graphic of FBI BEC and Real Estate Wire Fraud 2022 Report

FBI Pivots Investigative Energy To Real Estate Wire Fraud

In a November report to Congress on business email compromise (BEC) and real estate wire fraud (REWF), the FBI announced enhanced efforts to put the brakes on what has become one of the most financially damaging crimes in the United States.

According to the FBI report, BEC has been the largest dollar loss by victim crime typology reported to IC3 in the past several years, with over $2.4 billion of losses in 2021.

“For comparison, the second highest dollar loss category reported to IC3 was investment fraud, with losses of approximately $1.45 billion,” the FBI reported. “In other words, dollar losses associated with BEC were over 65% more than dollar losses associated with investment fraud.”

The FBI noted in its report that criminals have been refining their exploitation of technology, especially the internet, to carry out financial crimes, logging substantial increases in internet-enabled financial frauds such as bank account takeovers, synthetic identity related frauds, money laundering through virtual currency, and BEC.

“The FBI has pivoted its approach to address this issue through gathering intelligence, utilizing advanced investigative techniques in conjunction with traditional financial crimes investigative techniques, using proactive public and private partnerships, and education and awareness campaigns,” the agency noted in the report.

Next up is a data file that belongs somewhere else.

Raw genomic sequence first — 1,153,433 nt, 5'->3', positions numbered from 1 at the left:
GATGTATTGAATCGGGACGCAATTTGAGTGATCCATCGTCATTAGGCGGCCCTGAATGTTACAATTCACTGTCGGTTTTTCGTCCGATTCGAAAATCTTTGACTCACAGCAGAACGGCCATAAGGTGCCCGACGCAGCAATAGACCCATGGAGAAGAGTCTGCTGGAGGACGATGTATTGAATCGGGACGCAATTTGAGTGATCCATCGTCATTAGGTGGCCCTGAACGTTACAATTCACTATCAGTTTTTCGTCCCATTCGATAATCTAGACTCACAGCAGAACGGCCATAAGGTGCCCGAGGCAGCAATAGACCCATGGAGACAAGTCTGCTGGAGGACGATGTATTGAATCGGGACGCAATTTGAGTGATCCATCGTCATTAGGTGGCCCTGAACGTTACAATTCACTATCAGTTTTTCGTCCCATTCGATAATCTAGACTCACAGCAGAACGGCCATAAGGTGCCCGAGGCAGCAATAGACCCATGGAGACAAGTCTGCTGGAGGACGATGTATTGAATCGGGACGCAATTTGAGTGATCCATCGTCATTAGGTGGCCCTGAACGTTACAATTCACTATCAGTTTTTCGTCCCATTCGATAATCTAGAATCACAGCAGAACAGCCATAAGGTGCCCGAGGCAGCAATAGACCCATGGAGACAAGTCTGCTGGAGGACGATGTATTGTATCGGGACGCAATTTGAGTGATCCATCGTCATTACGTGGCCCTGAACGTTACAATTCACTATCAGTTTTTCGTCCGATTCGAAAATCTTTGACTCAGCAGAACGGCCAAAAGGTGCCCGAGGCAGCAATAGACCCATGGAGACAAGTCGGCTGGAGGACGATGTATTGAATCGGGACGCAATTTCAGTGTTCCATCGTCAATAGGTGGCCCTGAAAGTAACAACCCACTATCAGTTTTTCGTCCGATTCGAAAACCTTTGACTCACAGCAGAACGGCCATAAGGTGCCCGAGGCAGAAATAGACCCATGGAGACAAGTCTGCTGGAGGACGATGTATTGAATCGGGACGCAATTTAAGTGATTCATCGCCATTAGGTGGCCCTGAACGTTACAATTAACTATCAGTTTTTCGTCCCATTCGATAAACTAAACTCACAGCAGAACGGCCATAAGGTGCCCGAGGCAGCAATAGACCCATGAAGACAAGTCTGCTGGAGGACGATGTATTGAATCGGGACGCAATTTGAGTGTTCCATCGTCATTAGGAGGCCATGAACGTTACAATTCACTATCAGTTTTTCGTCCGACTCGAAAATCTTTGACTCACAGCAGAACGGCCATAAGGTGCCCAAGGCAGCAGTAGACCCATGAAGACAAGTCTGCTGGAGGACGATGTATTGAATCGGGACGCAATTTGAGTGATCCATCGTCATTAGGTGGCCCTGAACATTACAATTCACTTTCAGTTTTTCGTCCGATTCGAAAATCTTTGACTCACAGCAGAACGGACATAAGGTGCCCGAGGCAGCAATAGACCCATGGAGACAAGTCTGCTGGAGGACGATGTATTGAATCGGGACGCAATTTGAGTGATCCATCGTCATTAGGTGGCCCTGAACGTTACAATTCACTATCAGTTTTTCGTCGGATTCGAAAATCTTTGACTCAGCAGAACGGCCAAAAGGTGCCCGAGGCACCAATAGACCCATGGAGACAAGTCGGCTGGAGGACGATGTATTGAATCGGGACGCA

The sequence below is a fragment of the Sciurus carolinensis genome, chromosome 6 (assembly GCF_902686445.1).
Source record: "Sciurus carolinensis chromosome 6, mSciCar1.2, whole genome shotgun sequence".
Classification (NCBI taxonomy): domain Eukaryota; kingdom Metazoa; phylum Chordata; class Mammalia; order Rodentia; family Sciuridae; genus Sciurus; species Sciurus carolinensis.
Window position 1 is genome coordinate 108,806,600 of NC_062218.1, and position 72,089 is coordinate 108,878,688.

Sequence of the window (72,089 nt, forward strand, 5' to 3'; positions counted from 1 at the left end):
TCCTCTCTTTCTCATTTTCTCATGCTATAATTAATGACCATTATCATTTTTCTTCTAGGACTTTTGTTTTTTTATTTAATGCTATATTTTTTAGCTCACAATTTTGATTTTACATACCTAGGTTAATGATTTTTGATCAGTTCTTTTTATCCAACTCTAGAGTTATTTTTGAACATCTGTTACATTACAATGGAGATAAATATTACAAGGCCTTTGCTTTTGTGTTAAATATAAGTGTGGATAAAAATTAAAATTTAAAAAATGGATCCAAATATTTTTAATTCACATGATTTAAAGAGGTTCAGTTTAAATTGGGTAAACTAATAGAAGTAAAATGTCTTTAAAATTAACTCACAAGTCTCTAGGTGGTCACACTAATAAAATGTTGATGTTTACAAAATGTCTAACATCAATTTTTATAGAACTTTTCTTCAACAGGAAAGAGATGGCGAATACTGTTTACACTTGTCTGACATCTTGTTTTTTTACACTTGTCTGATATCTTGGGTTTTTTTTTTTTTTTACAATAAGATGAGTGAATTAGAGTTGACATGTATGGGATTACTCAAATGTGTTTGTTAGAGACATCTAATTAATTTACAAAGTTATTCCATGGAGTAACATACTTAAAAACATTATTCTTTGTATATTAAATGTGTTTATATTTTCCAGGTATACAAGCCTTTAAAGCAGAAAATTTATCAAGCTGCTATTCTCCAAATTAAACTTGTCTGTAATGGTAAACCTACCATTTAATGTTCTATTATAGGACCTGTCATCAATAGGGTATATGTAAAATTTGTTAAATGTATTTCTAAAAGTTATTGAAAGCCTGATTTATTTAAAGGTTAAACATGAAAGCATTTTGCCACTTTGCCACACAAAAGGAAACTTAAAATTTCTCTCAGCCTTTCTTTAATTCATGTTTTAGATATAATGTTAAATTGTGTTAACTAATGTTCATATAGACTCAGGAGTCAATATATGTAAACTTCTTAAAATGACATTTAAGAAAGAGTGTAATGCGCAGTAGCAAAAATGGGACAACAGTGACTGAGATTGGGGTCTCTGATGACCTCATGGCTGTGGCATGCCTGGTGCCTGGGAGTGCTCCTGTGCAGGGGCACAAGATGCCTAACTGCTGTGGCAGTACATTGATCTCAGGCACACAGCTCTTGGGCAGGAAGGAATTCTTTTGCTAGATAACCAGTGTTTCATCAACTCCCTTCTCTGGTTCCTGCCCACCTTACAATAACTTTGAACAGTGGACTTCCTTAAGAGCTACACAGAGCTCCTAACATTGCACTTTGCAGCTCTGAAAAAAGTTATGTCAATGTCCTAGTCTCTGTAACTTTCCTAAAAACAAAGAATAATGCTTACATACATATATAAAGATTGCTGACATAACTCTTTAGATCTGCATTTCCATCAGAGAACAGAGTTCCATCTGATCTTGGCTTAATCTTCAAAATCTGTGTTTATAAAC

Real estate wire fraud in the crosshairs

REWF is a sub-category of BEC, in which criminal actors target individuals or companies executing large wires related to real estate transactions. As our agents are aware, the criminals pose as parties to the transaction and directly communicate with the other parties to steal funds intended to pay for the real estate.

According to IC3 complaint data, victims participating at all levels of a real estate transaction have reported such activity, including title companies, law firms, real estate agents, buyers, and sellers. The FBI has specifically focused on addressing REWF due to its prevalence in the U. S. and the effect it can have on the individual victims of the REWF schemes, who may be home buyers wiring their life savings.

These schemes and the preventative measures that title agents can take have been detailed in Alliant National’s 2022 Escrow Fraud/Social Engineering White Paper.

In its report to Congress, the FBI updated its preventative measures to include the following recommendations:

  • Use secondary channels or two-factor authentication to verify requests for changes in account information.
  • Ensure the URL in emails is associated with the business/individual it claims to be from.
  • Be alert to hyperlinks that may contain misspellings of the actual domain name.
  • Refrain from supplying login credentials or PII of any sort via email.
  • Verify the email address used to send emails, especially when using a mobile or handheld device, by ensuring the sender’s address appears to match who it is coming from.
  • Ensure the settings in employees’ computers are enabled to allow full email extensions to be viewed.
Escrow Fraud/Social Engineering cover